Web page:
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How to Become a Tai Chi or Qigong Instructor

1.       Obtain training and then get certified as a Tai Chi or Qigong Practitioner

The first step is, of course, to learn Tai Chi or Qigong. You can use ATCQA's Tai Chi and Qigong Classes Locator to find a class near you: If you need recommendation or other assistance in finding the classes, please contact ATCQA at

In the meantime, you can join ATCQA as an Associate Member so that you can access the study materials provided by ATCQA.

While you are taking the classes, it is important that you keep good record of your training hours. Ask your teacher if he or she has a system in place to keep the record for students. If not, you can track the hours on your own, and ask the teacher to sign on your record on a weekly or monthly basis.

After you have taken classes for 150 hours, consider getting certified by ATCQA as a Tai Chi or Qigong Practitioner. The certification is an important evidence of your Tai Chi or Qigong skills and can demonstrate your credibility to your potential clients and students. For details of how to become a certified Tai Chi or Qigong Practitioner, please visit

2.       Be an assistant to your teacher

Many Tai Chi or Qigong instructors started their teaching by being an assistant to their own instructors.

While you are taking classes, be an active and even proactive student. It is common that a Tai Chi or Qigong instructor asks one of the more senior students to lead the group to practice what has been taught. This presents a great opportunity for you to take the first baby step toward the goal of teaching.

While you are building up your leadership in your class, seek more opportunities to be in the teaching role. For example, you can offer free "tutoring" to the classmates that may need additional help before or after the class. Or volunteer to be the substitute teacher when your instructor has to be absent for a class.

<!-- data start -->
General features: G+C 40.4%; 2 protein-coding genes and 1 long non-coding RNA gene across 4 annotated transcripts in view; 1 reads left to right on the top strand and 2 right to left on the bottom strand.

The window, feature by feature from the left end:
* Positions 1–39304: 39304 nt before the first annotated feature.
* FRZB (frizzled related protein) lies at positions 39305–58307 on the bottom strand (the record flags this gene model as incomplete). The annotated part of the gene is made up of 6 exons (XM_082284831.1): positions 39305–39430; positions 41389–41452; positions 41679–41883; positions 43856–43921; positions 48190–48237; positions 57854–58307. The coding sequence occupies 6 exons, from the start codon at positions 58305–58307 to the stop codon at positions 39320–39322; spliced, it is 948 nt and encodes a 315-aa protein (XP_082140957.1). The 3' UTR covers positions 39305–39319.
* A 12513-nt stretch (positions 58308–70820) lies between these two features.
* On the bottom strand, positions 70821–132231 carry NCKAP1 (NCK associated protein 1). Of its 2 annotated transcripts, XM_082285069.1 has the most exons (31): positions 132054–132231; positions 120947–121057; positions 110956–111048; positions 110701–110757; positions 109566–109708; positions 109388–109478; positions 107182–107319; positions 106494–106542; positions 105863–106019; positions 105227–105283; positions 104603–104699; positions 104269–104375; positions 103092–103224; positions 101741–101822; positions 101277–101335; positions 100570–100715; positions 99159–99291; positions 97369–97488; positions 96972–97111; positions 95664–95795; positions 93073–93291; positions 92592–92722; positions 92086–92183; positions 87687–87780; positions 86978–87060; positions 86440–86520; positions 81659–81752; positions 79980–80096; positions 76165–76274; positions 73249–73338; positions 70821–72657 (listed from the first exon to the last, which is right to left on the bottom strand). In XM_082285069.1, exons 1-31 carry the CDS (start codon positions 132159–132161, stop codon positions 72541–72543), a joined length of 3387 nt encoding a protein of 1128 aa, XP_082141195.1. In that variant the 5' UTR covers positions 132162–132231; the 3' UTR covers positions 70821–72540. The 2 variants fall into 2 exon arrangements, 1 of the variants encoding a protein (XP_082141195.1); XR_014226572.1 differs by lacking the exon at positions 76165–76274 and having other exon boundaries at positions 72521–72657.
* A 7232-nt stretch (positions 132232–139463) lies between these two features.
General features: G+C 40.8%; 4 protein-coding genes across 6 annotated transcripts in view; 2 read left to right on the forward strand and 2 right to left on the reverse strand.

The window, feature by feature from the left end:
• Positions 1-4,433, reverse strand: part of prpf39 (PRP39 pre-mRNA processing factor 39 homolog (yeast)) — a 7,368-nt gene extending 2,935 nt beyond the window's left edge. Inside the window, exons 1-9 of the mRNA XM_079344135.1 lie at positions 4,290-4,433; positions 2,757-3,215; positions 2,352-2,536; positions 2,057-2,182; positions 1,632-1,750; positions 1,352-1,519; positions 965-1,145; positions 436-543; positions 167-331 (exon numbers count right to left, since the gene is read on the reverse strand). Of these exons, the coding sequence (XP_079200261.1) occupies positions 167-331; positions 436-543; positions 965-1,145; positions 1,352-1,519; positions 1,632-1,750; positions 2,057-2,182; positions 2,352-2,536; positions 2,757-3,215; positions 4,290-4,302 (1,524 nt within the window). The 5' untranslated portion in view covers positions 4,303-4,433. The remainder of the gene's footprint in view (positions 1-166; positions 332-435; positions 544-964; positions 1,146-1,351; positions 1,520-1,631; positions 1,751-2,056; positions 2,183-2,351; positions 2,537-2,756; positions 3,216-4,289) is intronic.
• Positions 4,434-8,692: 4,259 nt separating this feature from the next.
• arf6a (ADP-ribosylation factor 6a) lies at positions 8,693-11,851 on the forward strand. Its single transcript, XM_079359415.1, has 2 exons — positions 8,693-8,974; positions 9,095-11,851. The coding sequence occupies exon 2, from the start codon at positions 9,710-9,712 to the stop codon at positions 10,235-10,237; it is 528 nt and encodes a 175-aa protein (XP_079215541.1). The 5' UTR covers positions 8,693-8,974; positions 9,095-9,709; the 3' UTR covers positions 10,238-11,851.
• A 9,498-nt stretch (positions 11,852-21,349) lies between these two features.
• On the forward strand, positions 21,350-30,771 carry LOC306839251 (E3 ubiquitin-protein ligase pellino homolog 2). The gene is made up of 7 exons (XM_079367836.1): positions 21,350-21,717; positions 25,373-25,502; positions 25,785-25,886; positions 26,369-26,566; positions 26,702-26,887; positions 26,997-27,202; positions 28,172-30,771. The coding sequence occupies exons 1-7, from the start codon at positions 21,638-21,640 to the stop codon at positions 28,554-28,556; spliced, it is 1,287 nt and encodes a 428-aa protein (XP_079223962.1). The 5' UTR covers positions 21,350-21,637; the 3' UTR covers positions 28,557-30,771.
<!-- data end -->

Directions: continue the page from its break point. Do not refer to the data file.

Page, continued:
It is important to note that when it comes to the Instructor Certification, some of the experience can count toward your qualification while others don't. The time you spent on actually teaching others can count. But leading a group practice doesn't. Just as tracking your training hours, it is important for you to keep record of the time you have on teaching, and ask your instructor or program manager to sign on your record on a regular basis.

3.       Begin Offering Your Own Classes

It can be daunting when you first start out on your own to offer Tai Chi or Qigong classes. Luckily, you can receive continuous support from ATCQA once you become a Certified Practitioner or a Professional Member. For example, ATCQA will provide you a "Tai Chi for Health" brochure customized with your contact information. The brochure includes an overview of Tai Chi and its health benefits. On the back of the brochure, there will be your name and contact information. You can distribute the brochures to your targeted clients and students.

You will also have access to the wealth of materials that help you grow your knowledge and skills in Tai Chi and Qigong as well as how to handle the other aspects of having your own Tai Chi or Qigong classes, such as marketing, tax and liability, etc.

To help you determine where your potential clients may be, here are some examples of the common places where Tai Chi and Qigong classes are offered -


- Community Centers and Senior Centers

- Health clubs and fitness centers

- Hospitals and wellness centers

- Nursing homes

- Churches

- Corporate wellness programs

- Chiropractic offices and Yoga studios

- Hotels and resorts


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